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I feel like I've lagged so far behind in writing about this, that everything that needs to be said about the Madame Gr√®s exhibition at the Mus√©e Bourdelle in Paris, has already been said.  I'd like to first and foremost refer people to Suzy Menkes' indepth review of the exhibition  (if we all footnoted, linked back and sourced everything, nobody would be in the pickle that Johan Hari is in at the moment, no?) as it spurred me on to take a random trip to Paris to see the exhibition (despite the heatwave) and really summed up the impact of the exhibition.  She is entirely right to predict that traits of the designer who invented the draped dress will show up in future collections just as Yves Saint Laurent's exhibition at the Petit Palais showed up left right and centre last season.  However we may not notice these 'inspired' traces of Gr√®s quite so much, as it was made abundantly clear after seeing the exhibition, that the modernity and true timelessness of her creations have become the language for many designers today to play around with in their own ways.  Yet, the originating source of that language needs to be attributed to Madame Gr√®s and celebratory exhibitions like this serve to shout her name out loud and clear even if it no longer exists in operating business. 

Madame Gr√®s herself was an invention.  Born Germaine Krebs and later renamed Alix Barton (whilst her couture house from 1934-42 was known as 'Alix') and finally adopting Gr√®s as a moniker – these name changes affirm the apt description 'Sphinx of Fashion', attributed to her in the FIT exhibition from two years ago.  Her identity in fashion though wasn't as ungraspable.  From the very beginning, her training as a sculptor set her on a path that meant she created the first draped dress ever in 1934.  That link between sculpture and the work of Madame Gr√®s of course is impressed upon us as the dresses are interspersed throughout the exhibition with sculptor Antoine Bourdelle's own works and collection of art at the museum, and it is genius curation and arrangement on the part of Olivier Saillard.  This is vastly impressive in terms of scale in the Great Hall of plasters, the impressive beginning of the exhibition….

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The comparison between Grecian sculptures and Madame Gr√®s dresses isn't of course anythin new, as seen in early images where the dresses are photographed to mimic static and stony sculptures.  I love this 1954 Willy Maywald image of a model being fitted into a dress, with one bosom exposed and looking perfect in this state of undress. 

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Then in more intimate settings such as Bourdelle's apartment and work studio, the dresses encased amongst statues and paintings are presented as works of art themselves, sculpted and pleated to perfection.  In a video documentary from 1980 about Gr√®s shown at the exhibition, her atelier reveals custom-built mannequin torsos of all the haute couture clients, on which the fabric is draped on to create the dresses.  This on-body method of forming dresses draws even more similarity to the hands-on approach of a sculptor.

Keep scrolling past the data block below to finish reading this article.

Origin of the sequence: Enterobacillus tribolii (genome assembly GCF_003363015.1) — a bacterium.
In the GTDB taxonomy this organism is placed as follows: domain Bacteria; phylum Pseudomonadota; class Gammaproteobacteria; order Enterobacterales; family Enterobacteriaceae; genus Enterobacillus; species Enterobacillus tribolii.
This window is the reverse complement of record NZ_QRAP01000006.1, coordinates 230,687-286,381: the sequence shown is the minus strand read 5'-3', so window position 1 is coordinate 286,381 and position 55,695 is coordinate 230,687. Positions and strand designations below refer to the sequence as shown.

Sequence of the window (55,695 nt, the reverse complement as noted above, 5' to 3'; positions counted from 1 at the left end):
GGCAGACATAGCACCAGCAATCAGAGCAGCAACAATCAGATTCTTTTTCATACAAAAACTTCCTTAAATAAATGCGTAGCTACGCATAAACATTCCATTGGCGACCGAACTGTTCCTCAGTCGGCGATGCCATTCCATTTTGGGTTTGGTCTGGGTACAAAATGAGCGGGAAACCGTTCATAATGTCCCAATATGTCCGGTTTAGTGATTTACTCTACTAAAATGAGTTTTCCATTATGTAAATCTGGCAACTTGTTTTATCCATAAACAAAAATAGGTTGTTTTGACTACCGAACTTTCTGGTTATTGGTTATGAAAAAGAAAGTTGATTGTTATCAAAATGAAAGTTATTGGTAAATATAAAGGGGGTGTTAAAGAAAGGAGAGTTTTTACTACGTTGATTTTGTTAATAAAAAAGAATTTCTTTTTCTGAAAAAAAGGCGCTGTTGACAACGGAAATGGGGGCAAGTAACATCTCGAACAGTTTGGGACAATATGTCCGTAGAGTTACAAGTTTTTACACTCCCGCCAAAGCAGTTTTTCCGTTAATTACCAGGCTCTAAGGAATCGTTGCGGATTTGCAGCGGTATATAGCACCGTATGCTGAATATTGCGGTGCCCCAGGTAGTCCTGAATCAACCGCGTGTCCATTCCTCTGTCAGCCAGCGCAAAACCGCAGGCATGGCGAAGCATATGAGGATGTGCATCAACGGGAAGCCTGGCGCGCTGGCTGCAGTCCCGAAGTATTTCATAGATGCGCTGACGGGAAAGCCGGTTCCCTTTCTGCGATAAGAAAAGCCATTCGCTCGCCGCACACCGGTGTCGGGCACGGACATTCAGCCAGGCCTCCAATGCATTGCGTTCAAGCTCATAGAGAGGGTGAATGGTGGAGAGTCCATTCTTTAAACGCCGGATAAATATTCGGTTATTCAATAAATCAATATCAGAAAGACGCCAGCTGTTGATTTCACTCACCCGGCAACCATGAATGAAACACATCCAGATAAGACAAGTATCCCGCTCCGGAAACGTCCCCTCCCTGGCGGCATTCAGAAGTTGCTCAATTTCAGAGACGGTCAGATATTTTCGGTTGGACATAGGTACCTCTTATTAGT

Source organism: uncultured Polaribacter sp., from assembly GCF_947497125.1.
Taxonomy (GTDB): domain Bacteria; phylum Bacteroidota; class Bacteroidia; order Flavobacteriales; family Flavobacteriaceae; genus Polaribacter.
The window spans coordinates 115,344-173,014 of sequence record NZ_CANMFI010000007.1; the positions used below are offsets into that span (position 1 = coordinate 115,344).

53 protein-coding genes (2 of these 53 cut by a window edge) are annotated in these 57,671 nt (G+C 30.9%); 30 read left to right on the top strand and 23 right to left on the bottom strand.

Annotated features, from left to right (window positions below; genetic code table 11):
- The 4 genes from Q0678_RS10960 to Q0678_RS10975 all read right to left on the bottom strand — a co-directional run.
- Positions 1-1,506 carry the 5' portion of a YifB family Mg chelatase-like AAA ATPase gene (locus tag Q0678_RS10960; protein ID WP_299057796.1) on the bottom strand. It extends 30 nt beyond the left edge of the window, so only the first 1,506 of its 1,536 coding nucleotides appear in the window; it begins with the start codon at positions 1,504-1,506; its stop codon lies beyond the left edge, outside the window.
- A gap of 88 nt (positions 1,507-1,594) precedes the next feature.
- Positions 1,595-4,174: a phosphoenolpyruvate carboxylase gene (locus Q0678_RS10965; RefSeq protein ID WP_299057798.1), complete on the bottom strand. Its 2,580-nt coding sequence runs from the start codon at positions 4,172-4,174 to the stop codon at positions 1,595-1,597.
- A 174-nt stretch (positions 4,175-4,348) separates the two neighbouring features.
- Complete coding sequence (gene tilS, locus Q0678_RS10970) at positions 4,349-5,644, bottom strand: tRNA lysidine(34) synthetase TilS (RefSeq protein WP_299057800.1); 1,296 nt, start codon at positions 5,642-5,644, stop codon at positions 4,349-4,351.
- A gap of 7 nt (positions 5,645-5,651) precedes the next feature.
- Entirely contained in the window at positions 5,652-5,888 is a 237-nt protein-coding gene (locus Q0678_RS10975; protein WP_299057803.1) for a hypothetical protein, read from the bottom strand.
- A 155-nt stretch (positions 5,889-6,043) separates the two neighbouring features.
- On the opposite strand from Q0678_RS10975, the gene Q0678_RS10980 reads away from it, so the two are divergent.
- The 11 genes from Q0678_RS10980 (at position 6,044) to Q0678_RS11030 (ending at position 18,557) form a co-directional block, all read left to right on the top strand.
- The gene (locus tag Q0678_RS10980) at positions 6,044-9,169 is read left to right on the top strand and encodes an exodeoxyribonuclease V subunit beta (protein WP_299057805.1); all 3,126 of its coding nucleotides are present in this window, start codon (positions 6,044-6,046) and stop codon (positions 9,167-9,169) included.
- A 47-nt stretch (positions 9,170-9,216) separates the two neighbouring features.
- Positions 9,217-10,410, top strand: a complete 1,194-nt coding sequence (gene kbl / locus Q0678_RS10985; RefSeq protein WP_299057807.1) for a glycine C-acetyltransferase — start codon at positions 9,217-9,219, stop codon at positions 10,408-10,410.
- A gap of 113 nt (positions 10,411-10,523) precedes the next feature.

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What's even more astounding is that the dresses didn't run in chronology order in the exhibition and yet a piece from a 1946 collection could just as easily have been from later collections in the sixties or seventies.  Gr√®s established her signature early on and rarely veered too far away from those recongisable traits.  Intricate pleating, elongated draped silhouettes, asymmetrical necklines, jersey and silks manipulated, twisted, tucked and pinned in place to go with the natural flow of the fabric – all of this were things that were made concrete in her early career and she carried them on – why fix something that's not broken? 

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Throughout the exhibition, it is those signature pleated and draped pieces that specifically drew me in and were most evocative to me, be it a dress from the thirties or the seventies.  Ballooning volume was also later incorporated into her work as well as simpler sixties shifts and two piece suits that were cut with precision, which adds some sort of variety to the body of work on exhibit.  When ensembles began experiment with Dior's New Look silhouette, Gr√®s never used corsets, in keeping with her desire to have women free to move about, but to me, they felt like half-hearted attempts to 'keep up with the times' as opposed to being true to her style.  I actually love the way her own signature modes of pleating and draping triumphs above all the rest of it, and it is in this instance where being a one trick pony is no bad thing, especially when that trick is so damn good and most importantly, stands up and looks strikingly modern today. 

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When Gr√®s employs cut-outs and places emphasis on erogeneous areas such as the back, the triangle that is somewhere above the navel and under the breasts or slits at the shoulder and down the decolletage, shows her work to have affinity as well as predecessing to other body forming designers such as Azzedine Alaia. 

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Ultimately, whether a dress was arranged in a plain boxed in room, or in amongst Musee Bourdelle's original artefacts, the beauty of Madame Gr√®s' work can't be denied.  It's not the sort of beauty you can argue with or have differing opinions over.  Like I said, what's even more incredible is that I didn't wander around looking at the dresses as though they were dusty museum pieces but instead, felt that they still had so much life in them.  You could see the gathers of fabric in the dresses moving on women today.  The vibrancy of some colours (I refer to a particularly striking quad-coloured design from the 80s as seen below) or the subtle paler tones in shades of lilac or grey are still very much relevant today.  There is perhaps a sad niggle because the house of Gr√®s was liquidated in the 80s and ceases to exist today with the exception of a few sad perfumes.  In a way, it makes sense that all Alix/Gr√®s creations are ones that Madame Gr√®s herself had a hand in and that her work lives on, hopefully in the credited influence over today's designers.